Single moms on welfare who fall into relationships with other women aren’t the types of characters who make it into most Canadian literature, but they’re becoming Chandra Mayor’s muses.
The 34-year-old, Winnipeg-based writer has just published her first book of short stories, All the Pretty Girls, about women who find companionship and love while struggling through poverty and marginalization. Recently, it won a thumbs-up from the Globe and Mail’s influential Books section, just as Mayor’s first novel, Cherry (released four years ago) got a rave review from the Toronto Star. Cherry, which tackled the same themes as All the Pretty Girls, won the Carol Shields Winnipeg Book Award in 2005.
Ironically, it was Mayor’s experience at a Carol Shields tribute event that first prompted her to write about the kind of women who don’t mingle in the middle-class world portrayed in books like Shields’ The Stone Diaries. “Someone got up and said, ‘The amazing thing about Carol Shields is that she writes about normal, everyday people,'” Mayor recounts. “And I thought, holy Christ, if she writes about normal, everyday people, what does that make me?”
While Cherry is set in Winnipeg’s rough, racist skinhead scene of the 1990s, the stories in All the Pretty Girls take place in the present day. The central characters include an abused woman who shares her pain with another woman online; a woman who is reunited with the lover who abandoned her ten years earlier; and a group of women who lean on each other for support at a funeral. The subject matter in Mayor’s work is serious, but her writing is often light-hearted and funny, and her stories have universal appeal. Mayor’s description of Winnipeg, for instance, can be appreciated by anyone who chooses (or is forced by circumstances) to remain in their hometown.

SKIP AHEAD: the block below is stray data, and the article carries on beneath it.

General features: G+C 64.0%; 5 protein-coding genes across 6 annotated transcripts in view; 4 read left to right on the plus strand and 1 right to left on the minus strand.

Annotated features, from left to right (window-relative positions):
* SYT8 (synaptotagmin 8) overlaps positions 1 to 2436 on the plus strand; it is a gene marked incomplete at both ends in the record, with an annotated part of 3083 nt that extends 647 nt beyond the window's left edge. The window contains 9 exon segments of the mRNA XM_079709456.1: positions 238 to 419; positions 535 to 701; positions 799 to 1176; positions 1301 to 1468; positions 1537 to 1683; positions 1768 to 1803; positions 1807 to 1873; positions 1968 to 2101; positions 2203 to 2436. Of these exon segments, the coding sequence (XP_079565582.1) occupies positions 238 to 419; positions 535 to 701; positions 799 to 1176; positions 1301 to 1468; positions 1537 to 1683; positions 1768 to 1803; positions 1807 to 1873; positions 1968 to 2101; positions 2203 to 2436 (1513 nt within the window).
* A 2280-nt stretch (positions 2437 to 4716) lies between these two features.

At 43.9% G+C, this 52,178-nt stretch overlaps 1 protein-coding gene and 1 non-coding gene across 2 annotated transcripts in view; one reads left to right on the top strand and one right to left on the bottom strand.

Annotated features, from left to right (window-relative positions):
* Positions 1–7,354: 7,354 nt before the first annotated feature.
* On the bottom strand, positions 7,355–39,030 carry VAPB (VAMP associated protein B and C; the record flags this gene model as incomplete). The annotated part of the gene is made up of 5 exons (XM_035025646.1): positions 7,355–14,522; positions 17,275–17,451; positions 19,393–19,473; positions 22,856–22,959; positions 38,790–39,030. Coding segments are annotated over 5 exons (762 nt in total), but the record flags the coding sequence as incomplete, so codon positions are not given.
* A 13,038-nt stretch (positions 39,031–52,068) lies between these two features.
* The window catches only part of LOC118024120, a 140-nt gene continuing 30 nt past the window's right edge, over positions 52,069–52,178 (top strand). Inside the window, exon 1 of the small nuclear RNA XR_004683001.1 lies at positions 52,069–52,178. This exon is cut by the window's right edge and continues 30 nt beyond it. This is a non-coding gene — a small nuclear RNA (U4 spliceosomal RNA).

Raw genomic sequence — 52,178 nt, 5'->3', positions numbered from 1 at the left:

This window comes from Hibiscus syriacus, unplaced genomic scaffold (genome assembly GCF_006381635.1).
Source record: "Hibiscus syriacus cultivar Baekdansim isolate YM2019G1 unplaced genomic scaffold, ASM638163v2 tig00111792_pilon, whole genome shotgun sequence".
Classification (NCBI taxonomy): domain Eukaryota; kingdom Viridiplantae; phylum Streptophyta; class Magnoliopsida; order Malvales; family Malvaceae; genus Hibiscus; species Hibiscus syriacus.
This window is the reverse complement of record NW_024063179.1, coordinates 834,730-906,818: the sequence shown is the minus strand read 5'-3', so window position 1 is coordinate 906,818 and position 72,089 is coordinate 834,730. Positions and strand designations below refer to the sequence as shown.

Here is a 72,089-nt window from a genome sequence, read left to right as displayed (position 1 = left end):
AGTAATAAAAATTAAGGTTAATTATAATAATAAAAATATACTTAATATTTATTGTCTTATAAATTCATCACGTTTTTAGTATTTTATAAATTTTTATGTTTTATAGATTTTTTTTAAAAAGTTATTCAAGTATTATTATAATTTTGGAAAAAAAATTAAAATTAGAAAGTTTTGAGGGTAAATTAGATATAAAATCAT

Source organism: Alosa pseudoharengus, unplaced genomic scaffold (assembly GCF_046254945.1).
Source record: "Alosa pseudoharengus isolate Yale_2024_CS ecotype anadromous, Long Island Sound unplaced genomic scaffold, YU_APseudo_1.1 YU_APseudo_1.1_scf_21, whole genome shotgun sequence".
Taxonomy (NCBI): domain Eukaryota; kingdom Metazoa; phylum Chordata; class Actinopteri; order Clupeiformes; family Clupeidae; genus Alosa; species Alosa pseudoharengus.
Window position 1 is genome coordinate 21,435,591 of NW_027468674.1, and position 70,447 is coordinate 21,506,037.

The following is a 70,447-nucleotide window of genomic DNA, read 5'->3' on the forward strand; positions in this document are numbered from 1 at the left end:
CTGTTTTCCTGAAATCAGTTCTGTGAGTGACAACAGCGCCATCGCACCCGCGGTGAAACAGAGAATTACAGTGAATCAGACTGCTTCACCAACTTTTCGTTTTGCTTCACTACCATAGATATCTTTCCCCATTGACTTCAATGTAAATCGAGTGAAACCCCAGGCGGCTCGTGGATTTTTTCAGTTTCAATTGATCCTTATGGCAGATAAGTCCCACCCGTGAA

“It’s a pretty tough city to try anonymity in. Doesn’t matter what’s going on in your life; the second you walk out the door, feeling good about yourself, you’re pretty much guaranteed to run into someone who remembers your excruciatingly bad perm, circa 1989. Or the time you were trying to pee at a bush party and fell into the fire. No secrets, about your past, your present, or even your future.”
Mayor’s work is fiction, but her life story mirrors those of the women she writes about. She’s raising a teenaged daughter on the modest income she earns from artists’ grants and royalties, while working part-time in a used bookstore. Plus, she’s a lesbian. But even though some of the women in Cherry and All the Pretty Girls are also gay, they don’t necessarily identify that way. “A couple of characters are explicitly queer,” says Mayor. “Others understand themselves to be explicitly straight and yet the kind of connections they’re looking for are from queer connections. And others are sort of somewhere in between, floating back and forth.”
She adds: “I don’t like to write with a political agenda so I didn’t want to make all my characters lesbians nor all my characters straight because I think in reality it is much more fluid than that, especially for young women who are trying to figure stuff out.”
Mayor knows she’s never going to strike it rich as a writer as long as she spins stories about women on welfare. For her, success comes when she reads e-mails from readers who thank her for shining a spotlight on women who work hard and raise kids and love each other, but don’t necessarily make it above the poverty line — or want to.
“Maybe the middle-class dream isn’t really my dream,” says Mayor. “Maybe my dream is something else. But it’s hard to believe that, because every force in the world tells you that’s wrong and stupid and not good enough and that you should be ashamed and silent.”
When women are ashamed and silent, they won’t write about their unique life experiences. And that’s why Mayor feels compelled to keep doing it for them.